Mechanism of action of EM 49, membrane-active peptide antibiotic

K. S. Rosenthal, R. A. Ferguson, D. R. Storm

Research output: Contribution to journalArticle

14 Scopus citations

Abstract

EM 49 (recently renamed octapeptin) is a membrane-active peptide antibiotic that has been reported to affect the structure of bacterial membranes. (K. S. Rosenthal, P. E. Swanson, and D. R. Storm, Biochemistry 15:5783-5792, 1976). In this study, it is shown that the effects of EM 49 on bacterial metabolism are similar to those of uncouplers of oxidative phosphorylation. EM 49 stimulated bacterial respiration within a narrow concentration range corresponding to minimum inhibitory concentrations and inhibited respiration at concentrations comparable to minimum biocidal concentrations. In addition, the peptide increased membrane proton permeability and lowered the adenosine 5'-triphosphate pool size. Parallel studies done with the related antibiotic polymyxin B demonstrated that the two peptides differed considerably in their effects on bacterial respiration. In contrast to EM 49, polymyxin B did not stimulate respiration at any concentration. It is proposed that the primary action of EM 49 is to disrupt the selective ion permeability of the cytoplasmic membrane, thereby relaxing the membrane potential.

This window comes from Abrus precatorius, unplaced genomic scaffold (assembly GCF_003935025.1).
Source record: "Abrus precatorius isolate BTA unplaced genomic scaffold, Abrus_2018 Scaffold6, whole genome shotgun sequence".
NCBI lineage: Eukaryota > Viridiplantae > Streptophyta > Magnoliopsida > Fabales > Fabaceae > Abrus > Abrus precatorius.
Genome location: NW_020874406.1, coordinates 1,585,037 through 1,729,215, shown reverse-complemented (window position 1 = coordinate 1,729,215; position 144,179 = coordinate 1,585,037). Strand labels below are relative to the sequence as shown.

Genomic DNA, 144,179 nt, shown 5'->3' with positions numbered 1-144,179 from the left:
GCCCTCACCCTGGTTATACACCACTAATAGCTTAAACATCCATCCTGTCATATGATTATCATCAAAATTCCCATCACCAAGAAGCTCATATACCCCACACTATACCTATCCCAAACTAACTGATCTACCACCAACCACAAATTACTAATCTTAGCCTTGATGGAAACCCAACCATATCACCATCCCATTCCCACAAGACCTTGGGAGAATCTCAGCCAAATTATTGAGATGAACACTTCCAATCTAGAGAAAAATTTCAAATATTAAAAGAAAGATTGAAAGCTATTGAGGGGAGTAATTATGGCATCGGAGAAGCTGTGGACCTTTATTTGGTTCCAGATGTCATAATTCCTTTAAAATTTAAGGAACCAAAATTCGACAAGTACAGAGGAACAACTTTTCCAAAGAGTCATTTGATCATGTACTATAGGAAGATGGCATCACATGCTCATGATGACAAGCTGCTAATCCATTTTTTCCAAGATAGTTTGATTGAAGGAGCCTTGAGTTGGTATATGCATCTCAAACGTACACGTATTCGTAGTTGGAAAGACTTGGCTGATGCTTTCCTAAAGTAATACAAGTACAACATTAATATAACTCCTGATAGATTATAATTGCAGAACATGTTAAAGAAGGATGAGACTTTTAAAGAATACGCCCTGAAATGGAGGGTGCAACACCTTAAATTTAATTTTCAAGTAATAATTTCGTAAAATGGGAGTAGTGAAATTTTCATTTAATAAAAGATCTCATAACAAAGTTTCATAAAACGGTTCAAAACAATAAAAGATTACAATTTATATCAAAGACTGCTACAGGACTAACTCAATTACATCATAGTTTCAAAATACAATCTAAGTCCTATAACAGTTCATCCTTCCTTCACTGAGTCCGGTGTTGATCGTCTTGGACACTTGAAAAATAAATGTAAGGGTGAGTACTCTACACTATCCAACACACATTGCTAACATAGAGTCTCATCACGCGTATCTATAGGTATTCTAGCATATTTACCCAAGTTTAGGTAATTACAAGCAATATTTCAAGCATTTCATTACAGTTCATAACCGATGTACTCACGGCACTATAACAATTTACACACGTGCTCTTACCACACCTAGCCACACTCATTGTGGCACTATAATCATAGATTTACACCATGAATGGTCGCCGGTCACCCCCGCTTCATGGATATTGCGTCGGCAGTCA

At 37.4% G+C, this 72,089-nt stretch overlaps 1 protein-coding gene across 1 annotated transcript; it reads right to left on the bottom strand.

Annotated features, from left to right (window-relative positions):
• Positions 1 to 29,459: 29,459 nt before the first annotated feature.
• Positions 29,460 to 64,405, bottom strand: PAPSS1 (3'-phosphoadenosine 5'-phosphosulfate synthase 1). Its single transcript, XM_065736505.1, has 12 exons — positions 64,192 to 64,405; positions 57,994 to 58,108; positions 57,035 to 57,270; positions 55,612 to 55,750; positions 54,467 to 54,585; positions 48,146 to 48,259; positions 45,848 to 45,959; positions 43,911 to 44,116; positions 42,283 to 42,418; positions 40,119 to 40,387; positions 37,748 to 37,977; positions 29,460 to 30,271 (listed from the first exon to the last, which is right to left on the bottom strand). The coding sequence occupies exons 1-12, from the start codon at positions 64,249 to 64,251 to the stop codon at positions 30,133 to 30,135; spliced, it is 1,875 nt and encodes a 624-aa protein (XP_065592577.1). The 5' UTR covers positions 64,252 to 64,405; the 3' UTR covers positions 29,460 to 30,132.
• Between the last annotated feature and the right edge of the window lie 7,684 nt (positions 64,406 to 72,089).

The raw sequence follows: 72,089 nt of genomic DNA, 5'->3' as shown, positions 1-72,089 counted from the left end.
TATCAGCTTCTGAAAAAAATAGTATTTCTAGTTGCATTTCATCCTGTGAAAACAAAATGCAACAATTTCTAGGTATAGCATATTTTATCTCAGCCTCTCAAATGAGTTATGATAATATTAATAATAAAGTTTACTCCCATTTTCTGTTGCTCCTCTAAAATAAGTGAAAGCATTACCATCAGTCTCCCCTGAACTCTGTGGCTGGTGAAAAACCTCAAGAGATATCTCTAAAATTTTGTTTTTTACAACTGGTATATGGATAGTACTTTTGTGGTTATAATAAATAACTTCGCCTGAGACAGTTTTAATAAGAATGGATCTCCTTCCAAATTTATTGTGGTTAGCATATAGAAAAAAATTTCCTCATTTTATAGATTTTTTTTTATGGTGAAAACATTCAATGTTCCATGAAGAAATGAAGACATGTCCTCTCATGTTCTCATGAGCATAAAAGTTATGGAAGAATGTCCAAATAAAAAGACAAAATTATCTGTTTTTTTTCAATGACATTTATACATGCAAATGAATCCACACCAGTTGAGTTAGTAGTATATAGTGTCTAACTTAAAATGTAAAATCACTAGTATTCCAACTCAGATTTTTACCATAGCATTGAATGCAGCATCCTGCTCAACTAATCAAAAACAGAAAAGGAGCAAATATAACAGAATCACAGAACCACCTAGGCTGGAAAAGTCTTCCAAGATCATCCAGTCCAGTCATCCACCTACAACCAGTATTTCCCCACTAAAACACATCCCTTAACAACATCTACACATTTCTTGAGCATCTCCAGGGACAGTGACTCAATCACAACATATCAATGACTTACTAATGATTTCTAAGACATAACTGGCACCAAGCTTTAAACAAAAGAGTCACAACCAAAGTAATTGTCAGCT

Original languageEnglish (US)
Pages (from-to)665-672
Number of pages8
JournalAntimicrobial agents and chemotherapy
Volume12
Issue number6
DOIs
StatePublished - 1977
Externally publishedYes

ASJC Scopus subject areas

  • Pharmacology
  • Pharmacology (medical)
  • Infectious Diseases

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